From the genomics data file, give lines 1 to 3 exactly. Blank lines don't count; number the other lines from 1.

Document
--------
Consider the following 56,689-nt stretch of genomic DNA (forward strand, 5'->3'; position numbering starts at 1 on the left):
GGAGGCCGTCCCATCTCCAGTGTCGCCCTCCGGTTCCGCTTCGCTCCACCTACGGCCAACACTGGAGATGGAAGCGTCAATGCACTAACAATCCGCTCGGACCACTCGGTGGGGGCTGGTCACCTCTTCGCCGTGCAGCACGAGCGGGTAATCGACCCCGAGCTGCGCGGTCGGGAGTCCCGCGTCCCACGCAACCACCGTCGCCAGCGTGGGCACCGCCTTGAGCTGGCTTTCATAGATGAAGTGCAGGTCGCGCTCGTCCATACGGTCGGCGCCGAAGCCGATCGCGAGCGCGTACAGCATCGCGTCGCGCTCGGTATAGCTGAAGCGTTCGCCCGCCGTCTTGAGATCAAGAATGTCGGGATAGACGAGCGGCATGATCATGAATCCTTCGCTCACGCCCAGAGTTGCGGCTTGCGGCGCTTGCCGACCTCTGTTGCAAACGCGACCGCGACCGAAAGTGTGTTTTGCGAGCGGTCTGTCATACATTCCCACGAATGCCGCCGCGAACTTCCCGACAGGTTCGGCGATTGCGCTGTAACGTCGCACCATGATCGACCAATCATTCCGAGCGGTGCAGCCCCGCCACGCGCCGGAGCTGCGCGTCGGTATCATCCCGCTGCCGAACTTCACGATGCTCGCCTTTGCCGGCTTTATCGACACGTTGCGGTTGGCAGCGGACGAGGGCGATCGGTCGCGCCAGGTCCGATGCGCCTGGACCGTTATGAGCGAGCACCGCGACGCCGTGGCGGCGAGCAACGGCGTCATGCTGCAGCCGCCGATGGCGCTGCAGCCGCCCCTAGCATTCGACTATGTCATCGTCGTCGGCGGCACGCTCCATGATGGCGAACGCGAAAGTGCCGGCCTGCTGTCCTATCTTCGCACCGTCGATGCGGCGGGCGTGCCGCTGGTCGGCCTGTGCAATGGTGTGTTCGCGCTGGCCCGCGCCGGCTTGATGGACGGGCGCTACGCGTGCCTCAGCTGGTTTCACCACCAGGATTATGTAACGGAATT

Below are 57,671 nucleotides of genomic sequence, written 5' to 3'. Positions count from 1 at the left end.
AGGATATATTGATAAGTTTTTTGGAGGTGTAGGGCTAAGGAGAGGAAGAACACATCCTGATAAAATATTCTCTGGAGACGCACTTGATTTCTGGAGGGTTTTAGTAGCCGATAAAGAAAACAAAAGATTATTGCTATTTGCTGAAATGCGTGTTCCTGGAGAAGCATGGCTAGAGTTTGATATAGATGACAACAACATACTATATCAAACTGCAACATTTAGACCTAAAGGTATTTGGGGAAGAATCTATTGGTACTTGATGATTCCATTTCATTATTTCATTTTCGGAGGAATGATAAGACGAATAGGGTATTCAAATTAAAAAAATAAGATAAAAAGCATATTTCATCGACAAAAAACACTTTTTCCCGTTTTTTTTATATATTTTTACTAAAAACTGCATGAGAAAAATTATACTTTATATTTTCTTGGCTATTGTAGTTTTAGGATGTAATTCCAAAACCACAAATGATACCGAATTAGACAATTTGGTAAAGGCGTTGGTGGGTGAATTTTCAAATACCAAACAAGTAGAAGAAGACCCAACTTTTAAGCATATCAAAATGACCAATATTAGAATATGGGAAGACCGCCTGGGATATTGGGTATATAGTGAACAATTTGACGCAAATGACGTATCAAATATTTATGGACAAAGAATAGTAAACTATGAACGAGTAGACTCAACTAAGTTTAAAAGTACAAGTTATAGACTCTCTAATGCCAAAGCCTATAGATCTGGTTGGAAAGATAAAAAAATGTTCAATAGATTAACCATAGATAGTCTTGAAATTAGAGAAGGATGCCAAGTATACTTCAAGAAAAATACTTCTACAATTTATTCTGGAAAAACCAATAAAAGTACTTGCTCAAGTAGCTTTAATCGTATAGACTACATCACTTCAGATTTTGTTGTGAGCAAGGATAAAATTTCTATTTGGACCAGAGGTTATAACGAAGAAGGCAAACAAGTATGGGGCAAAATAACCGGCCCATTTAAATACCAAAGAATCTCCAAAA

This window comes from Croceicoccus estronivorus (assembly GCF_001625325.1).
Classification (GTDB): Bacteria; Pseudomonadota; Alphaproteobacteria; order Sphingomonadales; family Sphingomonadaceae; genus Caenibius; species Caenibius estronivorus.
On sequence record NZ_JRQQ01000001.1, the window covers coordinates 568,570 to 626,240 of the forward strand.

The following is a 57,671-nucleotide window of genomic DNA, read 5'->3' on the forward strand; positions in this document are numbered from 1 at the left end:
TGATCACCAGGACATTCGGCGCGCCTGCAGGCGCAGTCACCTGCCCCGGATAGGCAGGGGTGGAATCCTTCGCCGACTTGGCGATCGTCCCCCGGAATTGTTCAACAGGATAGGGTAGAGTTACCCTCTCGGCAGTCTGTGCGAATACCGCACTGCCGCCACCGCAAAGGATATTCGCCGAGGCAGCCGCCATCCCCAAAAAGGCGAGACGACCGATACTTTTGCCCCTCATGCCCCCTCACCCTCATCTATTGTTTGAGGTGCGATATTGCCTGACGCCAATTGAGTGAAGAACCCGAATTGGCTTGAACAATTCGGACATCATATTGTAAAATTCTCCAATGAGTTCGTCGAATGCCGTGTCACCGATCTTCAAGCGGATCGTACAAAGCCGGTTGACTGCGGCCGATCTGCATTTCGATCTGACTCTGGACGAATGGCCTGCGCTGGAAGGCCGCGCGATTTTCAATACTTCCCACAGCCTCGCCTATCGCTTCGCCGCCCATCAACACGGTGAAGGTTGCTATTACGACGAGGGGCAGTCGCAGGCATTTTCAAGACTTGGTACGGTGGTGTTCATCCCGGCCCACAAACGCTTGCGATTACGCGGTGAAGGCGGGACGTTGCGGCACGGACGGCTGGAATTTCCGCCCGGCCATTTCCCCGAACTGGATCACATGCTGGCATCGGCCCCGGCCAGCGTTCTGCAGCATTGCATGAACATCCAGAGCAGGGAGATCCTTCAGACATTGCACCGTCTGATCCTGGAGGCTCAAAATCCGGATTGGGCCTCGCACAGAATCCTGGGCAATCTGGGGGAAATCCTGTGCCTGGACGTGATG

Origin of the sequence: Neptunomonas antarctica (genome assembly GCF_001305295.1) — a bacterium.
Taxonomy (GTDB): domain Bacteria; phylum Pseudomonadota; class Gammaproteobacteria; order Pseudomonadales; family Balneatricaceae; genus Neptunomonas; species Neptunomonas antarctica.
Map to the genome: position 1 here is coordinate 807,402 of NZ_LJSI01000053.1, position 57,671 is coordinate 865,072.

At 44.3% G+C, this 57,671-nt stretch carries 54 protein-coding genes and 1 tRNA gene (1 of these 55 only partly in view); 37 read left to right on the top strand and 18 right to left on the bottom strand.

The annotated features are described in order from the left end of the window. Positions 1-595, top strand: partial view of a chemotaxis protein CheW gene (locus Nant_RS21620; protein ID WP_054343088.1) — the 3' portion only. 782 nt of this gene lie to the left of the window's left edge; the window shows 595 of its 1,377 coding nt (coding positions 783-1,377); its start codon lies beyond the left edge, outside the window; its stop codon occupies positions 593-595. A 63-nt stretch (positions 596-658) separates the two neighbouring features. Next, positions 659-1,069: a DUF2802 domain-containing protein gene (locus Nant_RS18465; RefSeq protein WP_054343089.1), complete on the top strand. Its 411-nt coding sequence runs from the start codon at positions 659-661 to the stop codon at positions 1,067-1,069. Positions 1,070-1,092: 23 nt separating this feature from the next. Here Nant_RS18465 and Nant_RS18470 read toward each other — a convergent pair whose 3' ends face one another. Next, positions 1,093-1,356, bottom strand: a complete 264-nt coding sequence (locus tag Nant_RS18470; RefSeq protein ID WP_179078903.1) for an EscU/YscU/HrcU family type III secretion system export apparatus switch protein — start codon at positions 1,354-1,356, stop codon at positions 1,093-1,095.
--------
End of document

Consider the following 56,689-nt stretch of genomic DNA (forward strand, 5'->3'; position numbering starts at 1 on the left):
GGAGGCCGTCCCATCTCCAGTGTCGCCCTCCGGTTCCGCTTCGCTCCACCTACGGCCAACACTGGAGATGGAAGCGTCAATGCACTAACAATCCGCTCGGACCACTCGGTGGGGGCTGGTCACCTCTTCGCCGTGCAGCACGAGCGGGTAATCGACCCCGAGCTGCGCGGTCGGGAGTCCCGCGTCCCACGCAACCACCGTCGCCAGCGTGGGCACCGCCTTGAGCTGGCTTTCATAGATGAAGTGCAGGTCGCGCTCGTCCATACGGTCGGCGCCGAAGCCGATCGCGAGCGCGTACAGCATCGCGTCGCGCTCGGTATAGCTGAAGCGTTCGCCCGCCGTCTTGAGATCAAGAATGTCGGGATAGACGAGCGGCATGATCATGAATCCTTCGCTCACGCCCAGAGTTGCGGCTTGCGGCGCTTGCCGACCTCTGTTGCAAACGCGACCGCGACCGAAAGTGTGTTTTGCGAGCGGTCTGTCATACATTCCCACGAATGCCGCCGCGAACTTCCCGACAGGTTCGGCGATTGCGCTGTAACGTCGCACCATGATCGACCAATCATTCCGAGCGGTGCAGCCCCGCCACGCGCCGGAGCTGCGCGTCGGTATCATCCCGCTGCCGAACTTCACGATGCTCGCCTTTGCCGGCTTTATCGACACGTTGCGGTTGGCAGCGGACGAGGGCGATCGGTCGCGCCAGGTCCGATGCGCCTGGACCGTTATGAGCGAGCACCGCGACGCCGTGGCGGCGAGCAACGGCGTCATGCTGCAGCCGCCGATGGCGCTGCAGCCGCCCCTAGCATTCGACTATGTCATCGTCGTCGGCGGCACGCTCCATGATGGCGAACGCGAAAGTGCCGGCCTGCTGTCCTATCTTCGCACCGTCGATGCGGCGGGCGTGCCGCTGGTCGGCCTGTGCAATGGTGTGTTCGCGCTGGCCCGCGCCGGCTTGATGGACGGGCGCTACGCGTGCCTCAGCTGGTTTCACCACCAGGATTATGTAACGGAATT

Below are 57,671 nucleotides of genomic sequence, written 5' to 3'. Positions count from 1 at the left end.